One important contaminant that is not transparent in our food system is the use of “indirect additives” coming from packaging, storage & cooking. And it’s quite a conundrum because these “indirect additives” get into our food whenever heat, acid or fat are in the mix, which is quite commonplace. Unfortunately, there was no way to find out other than asking the company and hoping they have the ability to tell us. Other than that, they are under no legal obligation to be transparent about it. And in some cases, they don’t even know. I should know. I’ve been asking them for years. That is until Safer Chemicals Healthy Families and Toxic Free Future started testing samples to ascertain which brands were putting their customers into danger. The results were surprising. You’ve trusted Mamavation to bring you topics like how independent scientists determine safety, what pediatricians have to say about food packaging contaminants, & seven plastic-free food storage container ideas, now join us as we go over the “Take Out Toxins” on food packaging report.
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What Are “Indirect Additives” And Why You Should Avoid Them
“Indirect additives” are chemicals inside the plastics, food packaging materials, food processors and cookware that are used to cook, process and store food & beverages. They are problematic because they have the ability to get into the food we eat when leaching occurs. Leaching can happen whenever the following conditions are present: heat, fat or acid. And because heat, fat, and acid are common in terms of food production and preparation, they are a constant contaminant. For instance, heat can be applied by adding warm food into plastic containers for storage. Heat can also cause leaching when items in plastic are microwaved. Fat is problematic with foods containing oils or dairy. And acid is present in tomatoes and things like orange juice. Image the worst scenario would be a cup of spaghetti sauce being microwaved in a plastic bowl. The spaghetti is hot, has oil in it and citric acid from the tomatoes, which makes it the triple whammy of leaching.
There are over 3,000 chemicals approved by the Food & Drug Administration for use in food production and packaging but if you ask a company, they don’t have to tell you anything about them. In fact, some of these companies don’t even know what their packaging contains because it’s produced by a 3rd party and that 3rd party may not tell them. How do I know this? Well, I’ve been asking companies for years what their packaging contains and some of them don’t know. While other brands just won’t tell me. And this is incredibly problematic particularly to the health of pregnant women and small children. The American Academy of Pediatrics has recently come out against some of the most notorious chemicals inside food packaging citing delays in development and reproduction.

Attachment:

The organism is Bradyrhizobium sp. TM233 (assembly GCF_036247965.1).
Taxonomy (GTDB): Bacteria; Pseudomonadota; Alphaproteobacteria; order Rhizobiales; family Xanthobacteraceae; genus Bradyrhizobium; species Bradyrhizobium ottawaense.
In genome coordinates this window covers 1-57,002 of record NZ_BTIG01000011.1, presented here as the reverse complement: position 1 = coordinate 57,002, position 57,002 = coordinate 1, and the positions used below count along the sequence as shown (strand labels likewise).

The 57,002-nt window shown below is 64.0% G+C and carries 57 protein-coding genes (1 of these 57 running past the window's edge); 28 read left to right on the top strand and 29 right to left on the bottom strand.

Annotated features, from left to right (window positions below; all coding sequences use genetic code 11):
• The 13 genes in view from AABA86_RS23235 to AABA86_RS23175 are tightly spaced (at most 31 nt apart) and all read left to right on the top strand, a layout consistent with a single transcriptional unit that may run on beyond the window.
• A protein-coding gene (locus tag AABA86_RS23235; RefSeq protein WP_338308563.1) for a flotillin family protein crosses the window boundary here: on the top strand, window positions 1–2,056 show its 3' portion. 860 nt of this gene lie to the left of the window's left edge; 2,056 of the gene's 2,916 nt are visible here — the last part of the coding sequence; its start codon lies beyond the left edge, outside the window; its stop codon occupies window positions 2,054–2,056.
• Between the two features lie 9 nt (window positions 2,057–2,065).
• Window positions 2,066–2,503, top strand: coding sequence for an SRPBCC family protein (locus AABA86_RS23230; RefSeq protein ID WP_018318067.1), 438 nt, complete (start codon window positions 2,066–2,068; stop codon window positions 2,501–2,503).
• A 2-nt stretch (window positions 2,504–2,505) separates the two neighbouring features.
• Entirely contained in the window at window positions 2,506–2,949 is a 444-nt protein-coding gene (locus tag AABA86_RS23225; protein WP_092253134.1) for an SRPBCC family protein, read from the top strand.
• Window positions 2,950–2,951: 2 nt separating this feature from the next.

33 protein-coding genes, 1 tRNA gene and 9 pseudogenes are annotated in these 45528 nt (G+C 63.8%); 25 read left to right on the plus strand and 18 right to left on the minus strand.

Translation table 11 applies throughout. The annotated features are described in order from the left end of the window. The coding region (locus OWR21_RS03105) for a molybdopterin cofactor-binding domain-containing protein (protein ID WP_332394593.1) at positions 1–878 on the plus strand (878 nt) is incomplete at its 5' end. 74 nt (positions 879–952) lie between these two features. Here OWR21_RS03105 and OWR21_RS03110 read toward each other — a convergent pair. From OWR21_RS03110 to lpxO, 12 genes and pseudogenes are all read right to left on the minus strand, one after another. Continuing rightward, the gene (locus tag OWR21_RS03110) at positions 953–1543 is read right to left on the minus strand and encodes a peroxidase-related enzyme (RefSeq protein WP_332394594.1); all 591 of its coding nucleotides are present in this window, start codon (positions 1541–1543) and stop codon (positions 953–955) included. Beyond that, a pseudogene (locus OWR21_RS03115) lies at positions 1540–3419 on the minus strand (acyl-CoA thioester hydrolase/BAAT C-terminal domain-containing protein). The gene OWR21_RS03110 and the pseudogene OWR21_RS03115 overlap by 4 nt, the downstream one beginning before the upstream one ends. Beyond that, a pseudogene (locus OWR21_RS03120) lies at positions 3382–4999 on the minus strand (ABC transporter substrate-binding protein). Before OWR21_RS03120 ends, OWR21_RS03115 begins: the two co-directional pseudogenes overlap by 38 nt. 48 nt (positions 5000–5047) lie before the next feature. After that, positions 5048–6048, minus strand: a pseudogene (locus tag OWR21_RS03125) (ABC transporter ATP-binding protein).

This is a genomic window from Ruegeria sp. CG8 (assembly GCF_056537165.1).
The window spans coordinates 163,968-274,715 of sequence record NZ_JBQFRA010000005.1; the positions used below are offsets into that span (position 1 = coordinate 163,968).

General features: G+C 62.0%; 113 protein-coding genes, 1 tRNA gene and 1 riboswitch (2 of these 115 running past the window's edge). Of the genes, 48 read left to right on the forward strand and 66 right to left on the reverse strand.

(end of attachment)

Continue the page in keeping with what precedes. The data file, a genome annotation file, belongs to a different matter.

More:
What are PFAS Chemicals In Food Packaging And Why Are They Problematic to Health
Perfluoroalkyl chemicals (PFCs aka PFOA & PFAS) are used in grease-proof paper and cardboard food packaging like pizza boxes. These chemicals are used for water and grease resistance when inside food packaging. Therefore, it’s very popular in fast food and fast casual settings. But these chemicals are extremely problematic to human health and the environment. And the worst part is they are persistent, meaning they build up and don’t go away. Here is the list of health problems perfluorinated chemicals are linked with.
- low sperm count
- smaller penis size
- reduction in immunity
- metabolic diseases like obesity & diabetes
- reduced vaccination response
- affect the growth, learning, and behavior of infants and older children
- lower a woman’s chance of getting pregnant
- interfere with the body’s natural hormones
- increase cholesterol levels
- increase the risk of cancer like testicular, prostate and breast cancers
Based on the persistence of this chemical inside the body, it’s incredibly dangerous to be exposed throughout a lifetime because it will continue to build up. Therefore, it’s important to avoid these chemicals as much as possible. Avoiding it in food packaging, would be of benefit.
The Takeout Toxics Food Packaging Report
Safer Chemicals Healthy Families and Toxic Free Future tested food packaging at popular grocery stores for perfluorinated chemicals like PFAS. Paper products, like sandwich paper, used for food packaging are often treated with PFAS for water and grease resistance. Earlier testing of food packaging at fast food joints demonstrated a widespread problem. PFAS was found in sandwich wrappers, french-fry boxes, and bakery bags. This time, the focus was directed to grocery stores. They tested 78 samples collected from 20 stores in 12 states. The stores they looked at were Ahold Delhaize (parent of Food Lion, Stop and Shop, and Hannaford); Albertsons; Kroger; Trader Joe’s; and Whole Foods Market (Amazon). Below is a summary of findings.